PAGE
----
When Women Run

One hundred years after women were granted the right to vote, the U.S. has more women in political office than ever before. Yet gender has been a major theme of the 2020 campaign, as candidates, voters and the media debate whether a woman can win the presidency. To better understand what it’s really like to try and win an election as a woman, we spoke to women from every state who have done it — 97 women in all.

These are their stories, in their words.

Each chapter contains highlights from our interviews.
Interviews have been lightly edited for clarity.

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Did Voters Ask You Gendered Questions?

Voters ask politicians all sorts of things on the trail. We wanted to know if our respondents felt they were being asked different things than their male counterparts were. The most common question our respondents received: Who’d take care of the kids if they won?

Click a quote to hear the excerpt.

Did Your Appearance Become An Issue?

Most of the women we spoke to had a story about how the campaign made them rethink how they presented themselves. Wardrobe, hair length, voice — for these women, nearly everything seemed to be second-guessed and scrutinized. Some, though, said they were just expected to be professional — like at any other job.

What’s The Worst Sexism You Experienced In Politics?

There was no one source of sexism for our respondents. Interactions with voters, colleagues, journalists, donors and staffers all produced sexist moments. The type of sexism varied as well — some of it physical, some of it verbal, all of it dismissive. Still, some women we spoke to said they hadn’t felt any sexism whatsoever. Those women tended to be Republicans, though many GOP politicians had their own sexist experiences to share.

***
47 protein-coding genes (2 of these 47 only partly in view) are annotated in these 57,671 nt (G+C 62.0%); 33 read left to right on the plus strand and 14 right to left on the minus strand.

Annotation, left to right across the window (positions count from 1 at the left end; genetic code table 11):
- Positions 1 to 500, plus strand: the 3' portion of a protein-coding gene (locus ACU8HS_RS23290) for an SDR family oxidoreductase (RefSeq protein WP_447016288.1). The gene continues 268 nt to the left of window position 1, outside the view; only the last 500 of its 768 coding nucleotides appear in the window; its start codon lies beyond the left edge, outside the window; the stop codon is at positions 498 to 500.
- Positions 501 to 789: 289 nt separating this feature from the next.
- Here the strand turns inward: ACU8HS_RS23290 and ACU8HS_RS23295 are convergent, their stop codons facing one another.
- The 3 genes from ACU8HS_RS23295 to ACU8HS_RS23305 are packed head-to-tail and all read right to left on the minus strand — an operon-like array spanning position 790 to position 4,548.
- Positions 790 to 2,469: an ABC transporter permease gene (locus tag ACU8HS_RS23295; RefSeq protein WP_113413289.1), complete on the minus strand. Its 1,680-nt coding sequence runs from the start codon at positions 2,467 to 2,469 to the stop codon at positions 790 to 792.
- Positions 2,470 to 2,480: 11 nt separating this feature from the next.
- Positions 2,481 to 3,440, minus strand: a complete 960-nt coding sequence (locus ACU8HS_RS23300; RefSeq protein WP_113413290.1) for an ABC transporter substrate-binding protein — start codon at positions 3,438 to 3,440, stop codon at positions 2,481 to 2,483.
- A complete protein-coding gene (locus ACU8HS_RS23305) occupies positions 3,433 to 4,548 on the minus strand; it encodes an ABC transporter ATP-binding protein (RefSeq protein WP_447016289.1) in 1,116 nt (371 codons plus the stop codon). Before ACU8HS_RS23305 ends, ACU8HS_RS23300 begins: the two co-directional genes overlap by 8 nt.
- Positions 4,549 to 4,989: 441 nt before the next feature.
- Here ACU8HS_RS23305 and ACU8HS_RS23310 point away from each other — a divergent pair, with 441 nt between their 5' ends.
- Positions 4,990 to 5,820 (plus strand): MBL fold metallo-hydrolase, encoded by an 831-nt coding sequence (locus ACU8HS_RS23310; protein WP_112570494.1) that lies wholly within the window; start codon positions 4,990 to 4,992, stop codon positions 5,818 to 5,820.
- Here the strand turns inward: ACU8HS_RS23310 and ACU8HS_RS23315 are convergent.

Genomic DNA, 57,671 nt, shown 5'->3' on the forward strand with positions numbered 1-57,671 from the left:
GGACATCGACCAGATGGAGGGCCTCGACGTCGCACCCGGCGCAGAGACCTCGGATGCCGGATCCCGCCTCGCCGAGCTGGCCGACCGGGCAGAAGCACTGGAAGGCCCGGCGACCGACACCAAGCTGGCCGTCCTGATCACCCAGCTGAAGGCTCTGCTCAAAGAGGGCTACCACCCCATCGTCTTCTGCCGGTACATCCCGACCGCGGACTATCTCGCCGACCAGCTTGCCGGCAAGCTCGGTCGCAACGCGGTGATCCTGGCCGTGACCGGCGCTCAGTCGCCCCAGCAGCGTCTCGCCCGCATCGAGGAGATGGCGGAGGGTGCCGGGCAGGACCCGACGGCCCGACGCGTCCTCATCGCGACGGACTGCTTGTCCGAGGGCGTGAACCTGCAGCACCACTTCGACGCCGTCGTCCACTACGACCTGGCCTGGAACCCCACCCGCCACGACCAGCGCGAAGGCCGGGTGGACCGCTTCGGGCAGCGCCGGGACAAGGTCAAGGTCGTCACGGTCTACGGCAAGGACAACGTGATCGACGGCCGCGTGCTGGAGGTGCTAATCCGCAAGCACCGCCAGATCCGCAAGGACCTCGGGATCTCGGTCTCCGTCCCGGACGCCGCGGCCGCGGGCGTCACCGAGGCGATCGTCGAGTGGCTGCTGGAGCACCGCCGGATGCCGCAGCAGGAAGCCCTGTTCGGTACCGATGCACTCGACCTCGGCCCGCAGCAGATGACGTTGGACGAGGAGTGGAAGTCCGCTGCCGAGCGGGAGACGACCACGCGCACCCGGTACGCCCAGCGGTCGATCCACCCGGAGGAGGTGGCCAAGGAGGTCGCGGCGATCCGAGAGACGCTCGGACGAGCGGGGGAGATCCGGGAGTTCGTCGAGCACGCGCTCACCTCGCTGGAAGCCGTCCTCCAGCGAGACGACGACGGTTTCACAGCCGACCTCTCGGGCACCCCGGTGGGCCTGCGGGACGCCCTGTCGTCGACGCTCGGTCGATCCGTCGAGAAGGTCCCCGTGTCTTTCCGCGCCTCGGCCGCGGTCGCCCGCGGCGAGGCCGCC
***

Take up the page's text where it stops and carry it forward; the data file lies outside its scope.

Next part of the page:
In General, Are American Voters Sexist?

The U.S. has never had a female president. More men than women hold political office in the U.S. Twenty states have never had a woman serve as governor. But does all that mean American voters are sexist? Our respondents were split, especially on whether you could generalize an entire country’s bias.

How Did Media Talk About Your Gender?

Journalists play a role in every election, and we wanted to know whether our respondents felt media outlets covered their campaigns in a gendered way. Plenty of candidates said they did not, especially if other women had run for a similar office before them. But dozens of our respondents remembered coverage they felt was unfair.

What Advice Would You Give To Women Running Today?

Nearly every person we spoke to offered a nugget of wisdom for future generations of women running for office. The most common advice: If you want to run, don’t wait for someone to ask you. Just run!

Click a quote to hear the excerpt.

Interviews by Jake Arlow, Likhitha Butchireddygari, Annette Choi, Erin Doherty, Galen Druke, Meena Ganesan, Maggie Koerth, Ella Koeze, Grace Lynch, Clare Malone, Dhrumil Mehta, Jasmine Mithani, Santul Nerkar, Maddie Sach, Amelia Thomson-DeVeaux, Nathaniel Rakich, Anna Rothschild, Geoffrey Skelley, Maya Sweedler, Gus Wezerek and Julia Wolfe.

Audio production by Grace Lynch and Jake Arlow.

Design by Emily Scherer, Anna Wiederkehr and Jennifer Nassef.

Editing by Chadwick Matlin, Maya Sweedler and Kathie Bozanich. Research by Likhitha Butchireddygari.

Web development by 10up and Paul Schreiber.

Photos courtesy of AP, Getty Images, Reuters and USA Today. Photo research by Phaedra Singelis.